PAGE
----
Dreams, for that same reason, is a Petersonian comedy, because it roots transcendent meaning in an asymmetrical balance between the mystery of the nocturnal personal theatre (where the psycho-spiritual realm whispers gripping mythologies beyond the capacity of the individual to formulate while awake [internal formulations that couldn’t be ideological, because ideology is a tyranny of interpretive will] – but dreams are never quite what they seem, and so their encoded messages slip out of the easy bifurcations of waking oversimplifications) and the infatuation of the beautiful Other who opens the mind to external existence that brings dream into the visible world.

Life becomes transformative in the presence of dreams and romance because both are so subjectively impressed that they are far more objective than the emotions and even more so than the senses, which any Zombie can casually turn into tools of tanks and bombs and bombs and guns. Zombies can put the world into their head and force their head into the world, but you can’t be a zombie and really dream or really perceive a romantic Thou. Zombies can only see things, but dreamers and lovers want to ignore the impossibilities attendant upon the ever changing business so rudely stuffed into the monosyllabic title of Life.

“The soul departs from the face of beauty, when the eye begins to doubt if there be any soul behind it.” – George MacDonald, A Sketch of Individual Development, 34

Peterson’s book, Maps of Meaning, has on its cover an image called The Meaning of Music, which you can see here: https://jordanbpeterson.com/meaning-of-music/

“Damned if you do, damned if you don’t” is the message you receive if you attempt to fix the image into a solid, rational pattern, where lines and angles stand in frustrated near-irresolution, but behind it, if you let your eye dream over the edges, you find the tensions impossible to ignore, the uncompromising incompatibilities resolving into life. “Blessed are those who mourn, for they will be comforted,” is the sacred language of the profane catch-22, like a song about which you can say, “I know I’ve felt like this before, but I’m feeling it even more.”

46 is too young for a talented artist to die, and the raw meeting place of tragedy and beautiful music cannot and should not be contained in our heads. Tragedy cannot be explained because it is the actual place where reality breaks down and explanation loses coherency. But tragedy can be dreamed into meaning if we can set the coins to spinning instead of trying to make them still on their edges.

“The best way with music, I imagine, is not to bring the forces of our intellect to bear upon it, but to be still and let it work on that part of us for whose sake it exists.” – George MacDonald, The Fantastic Imagination 195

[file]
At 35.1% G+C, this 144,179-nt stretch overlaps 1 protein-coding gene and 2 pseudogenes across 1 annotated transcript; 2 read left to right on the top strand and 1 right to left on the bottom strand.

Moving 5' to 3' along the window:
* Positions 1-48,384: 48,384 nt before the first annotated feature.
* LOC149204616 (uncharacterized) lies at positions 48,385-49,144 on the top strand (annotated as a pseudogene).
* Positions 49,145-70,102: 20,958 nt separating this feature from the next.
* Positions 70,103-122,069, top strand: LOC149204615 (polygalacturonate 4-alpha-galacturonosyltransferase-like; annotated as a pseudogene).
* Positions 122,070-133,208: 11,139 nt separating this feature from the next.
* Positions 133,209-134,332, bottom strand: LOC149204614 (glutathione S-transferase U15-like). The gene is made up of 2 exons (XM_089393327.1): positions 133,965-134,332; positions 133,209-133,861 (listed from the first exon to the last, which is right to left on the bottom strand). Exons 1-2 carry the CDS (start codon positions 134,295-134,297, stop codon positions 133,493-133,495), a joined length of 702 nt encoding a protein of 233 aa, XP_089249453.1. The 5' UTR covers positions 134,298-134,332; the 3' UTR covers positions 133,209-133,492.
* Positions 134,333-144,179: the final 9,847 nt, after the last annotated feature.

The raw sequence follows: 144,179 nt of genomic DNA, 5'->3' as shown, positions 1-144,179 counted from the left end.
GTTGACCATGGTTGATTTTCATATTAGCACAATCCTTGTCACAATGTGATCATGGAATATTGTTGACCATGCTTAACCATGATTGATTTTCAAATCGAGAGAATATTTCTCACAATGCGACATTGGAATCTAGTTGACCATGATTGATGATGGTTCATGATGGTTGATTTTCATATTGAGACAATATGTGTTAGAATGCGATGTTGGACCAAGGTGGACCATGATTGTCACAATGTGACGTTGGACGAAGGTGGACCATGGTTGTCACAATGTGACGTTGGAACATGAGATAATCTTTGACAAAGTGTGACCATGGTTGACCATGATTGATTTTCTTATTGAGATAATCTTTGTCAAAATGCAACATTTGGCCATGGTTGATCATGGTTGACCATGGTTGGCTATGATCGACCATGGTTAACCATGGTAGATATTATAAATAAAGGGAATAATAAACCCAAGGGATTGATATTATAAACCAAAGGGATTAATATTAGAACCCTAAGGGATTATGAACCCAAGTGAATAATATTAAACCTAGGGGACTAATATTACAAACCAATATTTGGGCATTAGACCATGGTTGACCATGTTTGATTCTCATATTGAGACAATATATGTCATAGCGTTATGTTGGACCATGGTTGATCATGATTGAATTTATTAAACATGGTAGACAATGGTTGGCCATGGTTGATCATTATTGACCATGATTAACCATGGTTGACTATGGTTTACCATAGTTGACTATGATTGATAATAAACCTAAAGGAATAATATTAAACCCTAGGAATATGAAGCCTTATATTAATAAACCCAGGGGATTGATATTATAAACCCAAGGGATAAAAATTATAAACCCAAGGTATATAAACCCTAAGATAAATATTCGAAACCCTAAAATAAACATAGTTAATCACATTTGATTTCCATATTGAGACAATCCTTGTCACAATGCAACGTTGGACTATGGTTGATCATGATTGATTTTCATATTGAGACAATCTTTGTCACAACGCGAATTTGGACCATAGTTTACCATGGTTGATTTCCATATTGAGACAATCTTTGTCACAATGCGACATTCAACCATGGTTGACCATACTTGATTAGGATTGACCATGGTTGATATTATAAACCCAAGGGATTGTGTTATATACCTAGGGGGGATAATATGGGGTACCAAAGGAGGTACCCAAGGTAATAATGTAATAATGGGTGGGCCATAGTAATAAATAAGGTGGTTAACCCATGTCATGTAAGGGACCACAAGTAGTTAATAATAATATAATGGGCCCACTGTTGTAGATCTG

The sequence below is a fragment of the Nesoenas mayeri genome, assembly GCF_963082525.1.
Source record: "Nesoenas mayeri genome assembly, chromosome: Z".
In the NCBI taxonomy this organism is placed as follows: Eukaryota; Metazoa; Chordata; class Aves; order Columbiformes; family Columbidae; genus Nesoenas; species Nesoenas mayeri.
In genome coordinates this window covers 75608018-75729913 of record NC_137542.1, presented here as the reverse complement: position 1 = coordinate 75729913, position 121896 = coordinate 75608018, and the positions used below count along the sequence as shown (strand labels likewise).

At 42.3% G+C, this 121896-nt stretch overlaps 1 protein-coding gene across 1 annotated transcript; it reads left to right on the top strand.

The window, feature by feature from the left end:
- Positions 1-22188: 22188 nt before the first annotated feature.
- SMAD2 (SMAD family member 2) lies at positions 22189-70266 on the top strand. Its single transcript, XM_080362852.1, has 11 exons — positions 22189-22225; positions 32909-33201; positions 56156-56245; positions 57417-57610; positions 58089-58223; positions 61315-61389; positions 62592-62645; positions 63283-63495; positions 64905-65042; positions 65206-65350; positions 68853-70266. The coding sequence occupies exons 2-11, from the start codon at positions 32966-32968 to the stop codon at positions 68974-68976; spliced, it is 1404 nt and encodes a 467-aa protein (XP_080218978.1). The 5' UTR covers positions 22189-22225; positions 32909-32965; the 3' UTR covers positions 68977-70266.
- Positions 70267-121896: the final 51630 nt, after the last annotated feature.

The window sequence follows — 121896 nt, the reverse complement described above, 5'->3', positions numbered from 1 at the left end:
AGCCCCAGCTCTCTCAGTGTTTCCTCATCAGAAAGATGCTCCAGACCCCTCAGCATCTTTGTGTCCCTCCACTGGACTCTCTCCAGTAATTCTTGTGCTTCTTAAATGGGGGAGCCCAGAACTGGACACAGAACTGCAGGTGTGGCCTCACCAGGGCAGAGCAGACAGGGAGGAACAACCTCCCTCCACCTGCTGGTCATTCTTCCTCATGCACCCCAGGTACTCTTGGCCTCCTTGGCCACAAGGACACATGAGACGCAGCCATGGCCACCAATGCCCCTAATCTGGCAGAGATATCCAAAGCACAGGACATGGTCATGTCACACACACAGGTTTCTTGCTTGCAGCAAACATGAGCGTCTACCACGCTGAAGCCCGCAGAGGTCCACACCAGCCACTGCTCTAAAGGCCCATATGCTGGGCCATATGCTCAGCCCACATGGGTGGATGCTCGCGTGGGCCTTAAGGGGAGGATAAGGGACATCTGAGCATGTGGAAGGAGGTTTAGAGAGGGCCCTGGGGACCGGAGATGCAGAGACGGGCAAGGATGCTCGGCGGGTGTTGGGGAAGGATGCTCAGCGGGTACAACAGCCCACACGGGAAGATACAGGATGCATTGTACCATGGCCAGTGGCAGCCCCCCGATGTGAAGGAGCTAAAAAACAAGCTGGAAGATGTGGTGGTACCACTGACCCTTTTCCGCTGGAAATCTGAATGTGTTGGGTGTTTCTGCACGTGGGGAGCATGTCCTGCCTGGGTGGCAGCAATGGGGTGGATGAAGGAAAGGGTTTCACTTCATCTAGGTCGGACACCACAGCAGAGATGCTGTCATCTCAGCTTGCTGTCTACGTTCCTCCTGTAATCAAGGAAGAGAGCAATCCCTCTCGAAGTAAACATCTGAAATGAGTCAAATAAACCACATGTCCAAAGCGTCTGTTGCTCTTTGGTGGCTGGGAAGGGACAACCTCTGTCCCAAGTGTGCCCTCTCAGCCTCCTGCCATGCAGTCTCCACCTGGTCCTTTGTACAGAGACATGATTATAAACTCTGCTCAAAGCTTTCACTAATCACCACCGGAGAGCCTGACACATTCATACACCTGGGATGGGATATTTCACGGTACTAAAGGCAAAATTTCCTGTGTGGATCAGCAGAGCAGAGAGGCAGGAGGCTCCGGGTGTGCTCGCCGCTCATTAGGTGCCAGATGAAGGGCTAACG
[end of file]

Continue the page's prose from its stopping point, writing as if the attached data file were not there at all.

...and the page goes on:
Science must give way to metaphysics if we let the dreams do their work. True psychology, soul-study, is the flight from the mistaken silence of zombies to the music of the most fully possible way, impossible to ignore.

A powerful dreamer sleeps, yet her voice still echoes to those who mourn. I pray that you rest in peace, Dolores O’Riordan.

Eagles, Ents, and Dwarves: Tolkien’s Taming of the Romantic Imagination

Tolkien shares his understanding of the imagination in On Fairy Stories, where he defines it as “the mental power of image-making” (47). He sternly yet with gentleness reproves those who would conflate the term with “the power of giving to ideal creations the inner consistency of reality.” This is, no doubt, a reproof of the Romantic movement’s enthusiasm for the imagination and defense of the attacks the faculty had endured at the hands of Enlightenment thinkers. We can see this Romantic sensibility in, for example, Emerson in Poetry and Imagination:

“For the value of a trope is that the hearer is one: and indeed Nature itself is a vast trope, and all particular natures are tropes. As the bird alights on the bough, then plunges into the air again, so the thoughts of God pause but for a moment in any form. All thinking is analogizing, and it is the use of life to learn metonymy. The endless passing of one element into new forms, the incessant metamorphosis, explains the rank which the imagination holds in our catalogue of mental powers. The imagination is the reader of these forms.”

Tolkien certainly would not object to the idea that the imagination is key in reading what medieval writers referred to as “the book of the world,” but I think his critique here is akin to Boethius’s ordering of the mental faculties: the imagination extracts patterns from the senses, and then reason fits those patterns to judgments. The great effort of continually matching sensory experiences, imaginative perception and rational assessment constitutes a Vision of a given subject matter – the experience of “an inner consistency of reality.” This process is as necessary to undergo in order to understand economics and gravity in the real world as it is the relationship between dragons and knights in fantasy literature, but it is in the realm of Fantasy that we in particular learn to develop and hone our skills of image-making – the craft of imagination, as I like to call it.